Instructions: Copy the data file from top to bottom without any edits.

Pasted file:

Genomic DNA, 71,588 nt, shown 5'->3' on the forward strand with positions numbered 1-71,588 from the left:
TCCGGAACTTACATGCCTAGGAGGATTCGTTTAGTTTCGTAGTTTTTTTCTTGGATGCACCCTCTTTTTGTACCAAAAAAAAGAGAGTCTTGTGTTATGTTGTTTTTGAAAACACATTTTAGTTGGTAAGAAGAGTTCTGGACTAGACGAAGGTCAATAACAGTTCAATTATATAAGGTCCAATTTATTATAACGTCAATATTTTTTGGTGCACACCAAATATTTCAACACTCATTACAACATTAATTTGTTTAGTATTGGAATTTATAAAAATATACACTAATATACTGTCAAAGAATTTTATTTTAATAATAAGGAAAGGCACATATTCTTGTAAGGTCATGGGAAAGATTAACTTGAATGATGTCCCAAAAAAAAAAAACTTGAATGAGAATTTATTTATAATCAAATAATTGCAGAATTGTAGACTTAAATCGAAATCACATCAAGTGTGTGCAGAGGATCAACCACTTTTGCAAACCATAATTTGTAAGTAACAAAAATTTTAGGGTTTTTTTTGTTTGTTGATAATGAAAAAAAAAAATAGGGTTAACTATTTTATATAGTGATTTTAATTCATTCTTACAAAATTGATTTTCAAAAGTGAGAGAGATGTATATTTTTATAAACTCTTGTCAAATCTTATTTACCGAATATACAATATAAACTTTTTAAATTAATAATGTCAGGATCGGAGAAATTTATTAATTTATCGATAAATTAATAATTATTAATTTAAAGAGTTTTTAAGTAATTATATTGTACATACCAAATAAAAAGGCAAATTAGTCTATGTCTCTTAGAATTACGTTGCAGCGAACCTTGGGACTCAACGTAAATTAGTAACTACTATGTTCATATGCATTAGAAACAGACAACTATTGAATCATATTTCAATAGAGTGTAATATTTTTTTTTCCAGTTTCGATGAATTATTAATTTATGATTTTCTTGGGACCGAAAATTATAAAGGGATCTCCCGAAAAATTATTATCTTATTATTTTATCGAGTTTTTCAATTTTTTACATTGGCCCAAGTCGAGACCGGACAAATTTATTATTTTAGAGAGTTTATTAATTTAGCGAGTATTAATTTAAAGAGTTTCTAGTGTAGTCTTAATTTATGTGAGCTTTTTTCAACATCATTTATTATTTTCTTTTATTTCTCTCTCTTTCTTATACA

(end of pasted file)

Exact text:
Genomic DNA, 71,588 nt, shown 5'->3' on the forward strand with positions numbered 1-71,588 from the left:
TCCGGAACTTACATGCCTAGGAGGATTCGTTTAGTTTCGTAGTTTTTTTCTTGGATGCACCCTCTTTTTGTACCAAAAAAAAGAGAGTCTTGTGTTATGTTGTTTTTGAAAACACATTTTAGTTGGTAAGAAGAGTTCTGGACTAGACGAAGGTCAATAACAGTTCAATTATATAAGGTCCAATTTATTATAACGTCAATATTTTTTGGTGCACACCAAATATTTCAACACTCATTACAACATTAATTTGTTTAGTATTGGAATTTATAAAAATATACACTAATATACTGTCAAAGAATTTTATTTTAATAATAAGGAAAGGCACATATTCTTGTAAGGTCATGGGAAAGATTAACTTGAATGATGTCCCAAAAAAAAAAAACTTGAATGAGAATTTATTTATAATCAAATAATTGCAGAATTGTAGACTTAAATCGAAATCACATCAAGTGTGTGCAGAGGATCAACCACTTTTGCAAACCATAATTTGTAAGTAACAAAAATTTTAGGGTTTTTTTTGTTTGTTGATAATGAAAAAAAAAAATAGGGTTAACTATTTTATATAGTGATTTTAATTCATTCTTACAAAATTGATTTTCAAAAGTGAGAGAGATGTATATTTTTATAAACTCTTGTCAAATCTTATTTACCGAATATACAATATAAACTTTTTAAATTAATAATGTCAGGATCGGAGAAATTTATTAATTTATCGATAAATTAATAATTATTAATTTAAAGAGTTTTTAAGTAATTATATTGTACATACCAAATAAAAAGGCAAATTAGTCTATGTCTCTTAGAATTACGTTGCAGCGAACCTTGGGACTCAACGTAAATTAGTAACTACTATGTTCATATGCATTAGAAACAGACAACTATTGAATCATATTTCAATAGAGTGTAATATTTTTTTTTCCAGTTTCGATGAATTATTAATTTATGATTTTCTTGGGACCGAAAATTATAAAGGGATCTCCCGAAAAATTATTATCTTATTATTTTATCGAGTTTTTCAATTTTTTACATTGGCCCAAGTCGAGACCGGACAAATTTATTATTTTAGAGAGTTTATTAATTTAGCGAGTATTAATTTAAAGAGTTTCTAGTGTAGTCTTAATTTATGTGAGCTTTTTTCAACATCATTTATTATTTTCTTTTATTTCTCTCTCTTTCTTATACA